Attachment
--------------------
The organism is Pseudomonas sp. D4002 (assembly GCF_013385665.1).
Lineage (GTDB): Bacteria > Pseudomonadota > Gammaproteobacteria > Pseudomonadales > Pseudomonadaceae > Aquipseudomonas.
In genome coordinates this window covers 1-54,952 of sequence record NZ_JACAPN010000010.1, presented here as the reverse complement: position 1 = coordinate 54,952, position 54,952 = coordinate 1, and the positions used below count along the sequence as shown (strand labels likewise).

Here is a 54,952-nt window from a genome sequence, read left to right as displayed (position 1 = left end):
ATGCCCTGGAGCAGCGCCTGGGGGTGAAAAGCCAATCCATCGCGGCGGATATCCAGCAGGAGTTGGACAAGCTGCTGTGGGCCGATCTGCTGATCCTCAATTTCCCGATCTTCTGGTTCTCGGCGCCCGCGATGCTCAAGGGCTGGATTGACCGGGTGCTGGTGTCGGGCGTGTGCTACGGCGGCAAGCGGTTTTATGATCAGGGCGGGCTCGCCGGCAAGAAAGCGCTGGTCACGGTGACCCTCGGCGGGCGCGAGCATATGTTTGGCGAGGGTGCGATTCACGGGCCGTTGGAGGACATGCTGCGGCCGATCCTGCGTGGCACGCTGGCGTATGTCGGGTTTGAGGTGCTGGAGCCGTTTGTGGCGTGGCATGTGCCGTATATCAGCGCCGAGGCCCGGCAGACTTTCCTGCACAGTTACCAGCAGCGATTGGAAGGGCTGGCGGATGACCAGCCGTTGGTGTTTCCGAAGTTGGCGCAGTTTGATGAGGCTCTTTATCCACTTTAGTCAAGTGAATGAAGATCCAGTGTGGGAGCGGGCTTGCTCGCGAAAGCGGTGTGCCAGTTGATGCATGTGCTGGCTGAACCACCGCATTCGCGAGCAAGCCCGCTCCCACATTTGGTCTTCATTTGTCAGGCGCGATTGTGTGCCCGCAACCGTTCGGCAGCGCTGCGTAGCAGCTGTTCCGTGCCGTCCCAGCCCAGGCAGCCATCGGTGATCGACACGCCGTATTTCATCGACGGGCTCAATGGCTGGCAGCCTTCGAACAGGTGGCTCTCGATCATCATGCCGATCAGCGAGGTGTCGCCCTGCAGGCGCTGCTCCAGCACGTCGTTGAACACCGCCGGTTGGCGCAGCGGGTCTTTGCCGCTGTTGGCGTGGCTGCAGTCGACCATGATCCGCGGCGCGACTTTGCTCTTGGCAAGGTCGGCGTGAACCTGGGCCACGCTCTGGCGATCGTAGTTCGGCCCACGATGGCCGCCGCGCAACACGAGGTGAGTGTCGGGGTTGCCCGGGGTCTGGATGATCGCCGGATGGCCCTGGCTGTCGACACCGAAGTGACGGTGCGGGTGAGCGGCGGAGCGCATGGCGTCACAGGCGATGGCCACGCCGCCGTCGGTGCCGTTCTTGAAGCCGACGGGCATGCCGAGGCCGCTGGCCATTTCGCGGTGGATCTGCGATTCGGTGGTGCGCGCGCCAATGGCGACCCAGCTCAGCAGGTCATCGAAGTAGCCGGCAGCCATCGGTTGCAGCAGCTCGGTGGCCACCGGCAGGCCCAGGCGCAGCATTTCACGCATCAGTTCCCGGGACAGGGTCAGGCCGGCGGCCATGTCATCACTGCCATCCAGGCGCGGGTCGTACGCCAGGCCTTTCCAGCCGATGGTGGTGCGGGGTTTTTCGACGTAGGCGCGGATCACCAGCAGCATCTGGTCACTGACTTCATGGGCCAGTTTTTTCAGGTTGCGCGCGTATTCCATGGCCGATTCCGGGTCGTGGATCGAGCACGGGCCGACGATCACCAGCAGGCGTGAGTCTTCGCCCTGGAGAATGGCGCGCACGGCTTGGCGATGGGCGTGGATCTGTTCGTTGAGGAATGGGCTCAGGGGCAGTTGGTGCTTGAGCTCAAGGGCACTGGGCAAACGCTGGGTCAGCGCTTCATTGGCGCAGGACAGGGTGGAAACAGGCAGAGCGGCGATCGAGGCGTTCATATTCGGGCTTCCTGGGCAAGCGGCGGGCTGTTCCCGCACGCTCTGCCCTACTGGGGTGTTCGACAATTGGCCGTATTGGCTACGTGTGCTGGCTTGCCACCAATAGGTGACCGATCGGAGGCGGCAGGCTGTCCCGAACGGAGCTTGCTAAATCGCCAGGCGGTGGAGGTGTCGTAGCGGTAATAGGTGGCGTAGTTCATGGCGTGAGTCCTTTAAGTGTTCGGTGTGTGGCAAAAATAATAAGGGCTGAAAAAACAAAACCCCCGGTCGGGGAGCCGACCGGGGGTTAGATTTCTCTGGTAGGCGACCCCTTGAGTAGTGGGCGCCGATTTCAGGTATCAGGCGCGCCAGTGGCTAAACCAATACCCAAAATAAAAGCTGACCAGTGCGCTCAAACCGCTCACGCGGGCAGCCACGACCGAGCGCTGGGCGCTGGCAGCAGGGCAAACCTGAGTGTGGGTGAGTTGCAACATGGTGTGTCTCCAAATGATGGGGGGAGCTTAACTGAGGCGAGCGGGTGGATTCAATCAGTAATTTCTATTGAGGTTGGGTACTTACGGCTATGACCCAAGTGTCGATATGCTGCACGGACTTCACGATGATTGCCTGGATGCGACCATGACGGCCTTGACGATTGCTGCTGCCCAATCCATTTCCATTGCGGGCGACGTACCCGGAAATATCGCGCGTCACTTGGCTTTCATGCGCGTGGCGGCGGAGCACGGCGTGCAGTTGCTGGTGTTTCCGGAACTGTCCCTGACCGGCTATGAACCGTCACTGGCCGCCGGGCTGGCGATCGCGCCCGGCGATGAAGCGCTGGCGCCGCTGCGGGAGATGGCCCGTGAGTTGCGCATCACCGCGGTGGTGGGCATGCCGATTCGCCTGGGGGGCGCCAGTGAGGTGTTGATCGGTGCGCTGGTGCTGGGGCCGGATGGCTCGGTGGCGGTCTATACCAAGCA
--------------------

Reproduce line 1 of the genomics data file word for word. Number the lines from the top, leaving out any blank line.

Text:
The organism is Pseudomonas sp. D4002 (assembly GCF_013385665.1).